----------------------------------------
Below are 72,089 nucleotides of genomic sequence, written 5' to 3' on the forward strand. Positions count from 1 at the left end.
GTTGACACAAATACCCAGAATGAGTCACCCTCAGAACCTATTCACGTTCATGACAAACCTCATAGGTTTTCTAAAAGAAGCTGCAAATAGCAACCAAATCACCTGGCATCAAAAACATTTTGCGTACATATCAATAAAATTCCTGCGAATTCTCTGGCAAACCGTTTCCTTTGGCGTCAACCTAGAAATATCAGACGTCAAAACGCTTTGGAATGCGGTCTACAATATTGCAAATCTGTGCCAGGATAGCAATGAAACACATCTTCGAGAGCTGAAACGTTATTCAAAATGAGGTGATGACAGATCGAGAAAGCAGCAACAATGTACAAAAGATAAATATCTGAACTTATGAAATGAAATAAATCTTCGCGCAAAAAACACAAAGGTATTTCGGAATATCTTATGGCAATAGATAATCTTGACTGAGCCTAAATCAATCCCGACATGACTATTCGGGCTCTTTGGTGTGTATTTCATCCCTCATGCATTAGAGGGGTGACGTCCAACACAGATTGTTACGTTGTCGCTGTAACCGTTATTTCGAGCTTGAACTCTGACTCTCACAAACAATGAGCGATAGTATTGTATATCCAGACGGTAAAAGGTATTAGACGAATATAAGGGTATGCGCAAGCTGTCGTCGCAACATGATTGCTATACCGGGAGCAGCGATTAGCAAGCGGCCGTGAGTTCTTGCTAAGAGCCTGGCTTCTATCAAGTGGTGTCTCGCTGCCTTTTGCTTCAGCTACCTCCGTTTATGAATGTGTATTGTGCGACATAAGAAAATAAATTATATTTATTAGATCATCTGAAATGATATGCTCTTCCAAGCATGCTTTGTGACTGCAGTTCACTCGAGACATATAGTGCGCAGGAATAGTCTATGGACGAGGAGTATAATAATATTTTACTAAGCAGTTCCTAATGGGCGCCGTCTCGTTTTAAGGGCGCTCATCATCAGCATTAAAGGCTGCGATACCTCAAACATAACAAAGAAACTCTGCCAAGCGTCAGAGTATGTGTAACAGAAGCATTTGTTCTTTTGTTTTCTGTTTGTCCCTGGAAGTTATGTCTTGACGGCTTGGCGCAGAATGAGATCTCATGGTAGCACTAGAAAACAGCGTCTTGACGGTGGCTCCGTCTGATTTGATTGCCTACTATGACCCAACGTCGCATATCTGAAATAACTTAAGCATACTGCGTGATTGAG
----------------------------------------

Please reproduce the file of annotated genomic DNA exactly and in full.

Below are 72,089 nucleotides of genomic sequence, written 5' to 3' on the forward strand. Positions count from 1 at the left end.
GTTGACACAAATACCCAGAATGAGTCACCCTCAGAACCTATTCACGTTCATGACAAACCTCATAGGTTTTCTAAAAGAAGCTGCAAATAGCAACCAAATCACCTGGCATCAAAAACATTTTGCGTACATATCAATAAAATTCCTGCGAATTCTCTGGCAAACCGTTTCCTTTGGCGTCAACCTAGAAATATCAGACGTCAAAACGCTTTGGAATGCGGTCTACAATATTGCAAATCTGTGCCAGGATAGCAATGAAACACATCTTCGAGAGCTGAAACGTTATTCAAAATGAGGTGATGACAGATCGAGAAAGCAGCAACAATGTACAAAAGATAAATATCTGAACTTATGAAATGAAATAAATCTTCGCGCAAAAAACACAAAGGTATTTCGGAATATCTTATGGCAATAGATAATCTTGACTGAGCCTAAATCAATCCCGACATGACTATTCGGGCTCTTTGGTGTGTATTTCATCCCTCATGCATTAGAGGGGTGACGTCCAACACAGATTGTTACGTTGTCGCTGTAACCGTTATTTCGAGCTTGAACTCTGACTCTCACAAACAATGAGCGATAGTATTGTATATCCAGACGGTAAAAGGTATTAGACGAATATAAGGGTATGCGCAAGCTGTCGTCGCAACATGATTGCTATACCGGGAGCAGCGATTAGCAAGCGGCCGTGAGTTCTTGCTAAGAGCCTGGCTTCTATCAAGTGGTGTCTCGCTGCCTTTTGCTTCAGCTACCTCCGTTTATGAATGTGTATTGTGCGACATAAGAAAATAAATTATATTTATTAGATCATCTGAAATGATATGCTCTTCCAAGCATGCTTTGTGACTGCAGTTCACTCGAGACATATAGTGCGCAGGAATAGTCTATGGACGAGGAGTATAATAATATTTTACTAAGCAGTTCCTAATGGGCGCCGTCTCGTTTTAAGGGCGCTCATCATCAGCATTAAAGGCTGCGATACCTCAAACATAACAAAGAAACTCTGCCAAGCGTCAGAGTATGTGTAACAGAAGCATTTGTTCTTTTGTTTTCTGTTTGTCCCTGGAAGTTATGTCTTGACGGCTTGGCGCAGAATGAGATCTCATGGTAGCACTAGAAAACAGCGTCTTGACGGTGGCTCCGTCTGATTTGATTGCCTACTATGACCCAACGTCGCATATCTGAAATAACTTAAGCATACTGCGTGATTGAG